The raking light shows the flaking paint: Hieronymus Bosch, Saint Christopher, 1490-1505, oil on panel, loan: Stichting Museum Boijmans Van Beuningen 1940
The raking light shows the flaking paint: Hieronymus Bosch, Saint Christopher, 1490-1505, oil on panel, loan: Stichting Museum Boijmans Van Beuningen 1940
UV photo of varnish: Hieronymus Bosch, Saint Christopher, 1490-1505, oil on panel, loan: Stichting Museum Boijmans Van Beuningen 1940
UV photo of varnish: Hieronymus Bosch, Saint Christopher, 1490-1505, oil on panel, loan: Stichting Museum Boijmans Van Beuningen 1940

2. Money
Sponsors are found to pay for the restoration: Nedspice Restauratiefonds and Bosch Research and Conservation Project.
3. Preparations
A restoration studio is built in the Art Studio.
4. Restoration: the paint
The thick layer of yellowed varnish (which protects the paint) is removed to allow access to the paint layer. Old areas of retouching (reconstruction of the paint layer) are then removed. The paint is loose in some areas. The committee is consulted about the next step in the restoration.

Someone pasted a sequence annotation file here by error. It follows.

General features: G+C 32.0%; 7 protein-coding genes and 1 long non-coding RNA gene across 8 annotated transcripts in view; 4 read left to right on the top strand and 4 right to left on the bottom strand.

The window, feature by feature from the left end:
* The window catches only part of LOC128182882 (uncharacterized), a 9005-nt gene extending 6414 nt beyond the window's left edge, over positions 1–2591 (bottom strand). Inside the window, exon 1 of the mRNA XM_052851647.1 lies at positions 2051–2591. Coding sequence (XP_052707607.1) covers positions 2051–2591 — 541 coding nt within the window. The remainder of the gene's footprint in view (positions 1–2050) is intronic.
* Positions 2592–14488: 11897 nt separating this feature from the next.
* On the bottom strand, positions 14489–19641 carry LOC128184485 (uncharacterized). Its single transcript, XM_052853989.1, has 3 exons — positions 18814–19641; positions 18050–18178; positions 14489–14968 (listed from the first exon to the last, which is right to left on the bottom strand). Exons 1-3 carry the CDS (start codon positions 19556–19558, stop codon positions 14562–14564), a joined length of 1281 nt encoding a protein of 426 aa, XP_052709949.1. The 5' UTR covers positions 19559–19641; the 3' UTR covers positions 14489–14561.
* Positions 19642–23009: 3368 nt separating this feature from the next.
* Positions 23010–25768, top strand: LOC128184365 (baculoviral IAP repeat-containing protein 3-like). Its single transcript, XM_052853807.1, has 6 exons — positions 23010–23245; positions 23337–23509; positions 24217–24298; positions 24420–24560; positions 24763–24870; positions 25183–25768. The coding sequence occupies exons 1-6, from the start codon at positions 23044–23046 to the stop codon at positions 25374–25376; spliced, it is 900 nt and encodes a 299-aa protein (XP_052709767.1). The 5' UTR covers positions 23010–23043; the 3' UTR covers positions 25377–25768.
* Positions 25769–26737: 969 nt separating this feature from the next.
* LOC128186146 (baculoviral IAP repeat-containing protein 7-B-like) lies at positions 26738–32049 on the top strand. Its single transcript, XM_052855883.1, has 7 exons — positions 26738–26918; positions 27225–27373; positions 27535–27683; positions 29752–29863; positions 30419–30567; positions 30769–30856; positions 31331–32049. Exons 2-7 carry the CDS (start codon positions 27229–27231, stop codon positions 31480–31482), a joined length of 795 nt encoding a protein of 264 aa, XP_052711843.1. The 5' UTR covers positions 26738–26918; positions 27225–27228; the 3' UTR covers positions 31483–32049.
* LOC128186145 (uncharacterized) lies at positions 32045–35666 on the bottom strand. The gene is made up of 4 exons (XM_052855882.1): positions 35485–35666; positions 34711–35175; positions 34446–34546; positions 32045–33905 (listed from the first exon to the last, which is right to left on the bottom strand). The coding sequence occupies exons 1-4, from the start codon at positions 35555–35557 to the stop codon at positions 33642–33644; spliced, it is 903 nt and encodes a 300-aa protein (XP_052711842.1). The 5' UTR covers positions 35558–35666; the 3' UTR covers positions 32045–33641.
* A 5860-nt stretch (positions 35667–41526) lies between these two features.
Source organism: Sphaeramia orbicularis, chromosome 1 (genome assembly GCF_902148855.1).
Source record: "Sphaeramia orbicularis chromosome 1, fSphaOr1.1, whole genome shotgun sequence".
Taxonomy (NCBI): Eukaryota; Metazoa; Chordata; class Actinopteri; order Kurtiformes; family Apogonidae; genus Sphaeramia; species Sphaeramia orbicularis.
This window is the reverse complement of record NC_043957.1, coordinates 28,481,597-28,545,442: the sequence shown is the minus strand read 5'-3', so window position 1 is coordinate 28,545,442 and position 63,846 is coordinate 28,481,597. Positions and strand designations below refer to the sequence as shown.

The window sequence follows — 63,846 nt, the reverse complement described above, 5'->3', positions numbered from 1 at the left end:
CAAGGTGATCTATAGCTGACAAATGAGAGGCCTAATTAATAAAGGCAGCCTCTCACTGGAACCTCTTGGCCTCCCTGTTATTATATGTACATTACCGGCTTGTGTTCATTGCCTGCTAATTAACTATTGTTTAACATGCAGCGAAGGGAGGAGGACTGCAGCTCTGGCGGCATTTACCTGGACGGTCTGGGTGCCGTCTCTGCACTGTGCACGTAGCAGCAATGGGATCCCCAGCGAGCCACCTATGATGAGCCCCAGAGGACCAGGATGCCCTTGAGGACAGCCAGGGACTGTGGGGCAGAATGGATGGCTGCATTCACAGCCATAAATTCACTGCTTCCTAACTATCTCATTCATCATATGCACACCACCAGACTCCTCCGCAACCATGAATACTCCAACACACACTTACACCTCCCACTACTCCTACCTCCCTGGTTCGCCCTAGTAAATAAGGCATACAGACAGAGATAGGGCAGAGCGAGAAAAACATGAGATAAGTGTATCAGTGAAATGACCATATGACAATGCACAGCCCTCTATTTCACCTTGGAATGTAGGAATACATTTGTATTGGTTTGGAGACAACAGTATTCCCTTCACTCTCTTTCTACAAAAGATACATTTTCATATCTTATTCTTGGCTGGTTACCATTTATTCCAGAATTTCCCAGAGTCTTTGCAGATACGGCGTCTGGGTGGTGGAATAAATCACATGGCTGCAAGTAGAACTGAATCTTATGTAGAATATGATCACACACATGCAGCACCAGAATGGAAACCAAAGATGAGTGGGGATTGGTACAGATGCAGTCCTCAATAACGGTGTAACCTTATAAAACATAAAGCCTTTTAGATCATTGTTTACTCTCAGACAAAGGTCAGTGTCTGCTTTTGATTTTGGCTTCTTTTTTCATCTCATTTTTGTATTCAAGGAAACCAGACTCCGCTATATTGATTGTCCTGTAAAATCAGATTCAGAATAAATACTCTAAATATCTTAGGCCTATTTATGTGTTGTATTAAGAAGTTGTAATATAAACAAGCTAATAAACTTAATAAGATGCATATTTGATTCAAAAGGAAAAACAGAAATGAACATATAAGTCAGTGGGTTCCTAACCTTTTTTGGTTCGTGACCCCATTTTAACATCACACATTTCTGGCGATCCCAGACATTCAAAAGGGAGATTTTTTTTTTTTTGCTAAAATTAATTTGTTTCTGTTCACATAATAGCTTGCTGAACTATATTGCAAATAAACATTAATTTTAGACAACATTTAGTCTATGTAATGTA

‘Saint Christopher’ during the varnish removal.

5. Restoration: the panel
The panel consists of four oak planks. The parquet (the protective cradle) is fixed but should be able to move. It is carefully loosened without damaging the paint layers on the front. The old wax layer and dirt are removed. Small holes caused by insects are filled. The edges are made flush, glued and filled. The committee is consulted about the next step in the restoration.

The four sections of the parquet and some cracks are indicated with pen: Hieronymus Bosch, Saint Christopher, 1490-1505, oil on panel, loan: Stichting Museum Boijmans Van Beuningen 1940

6. Restoration: the paint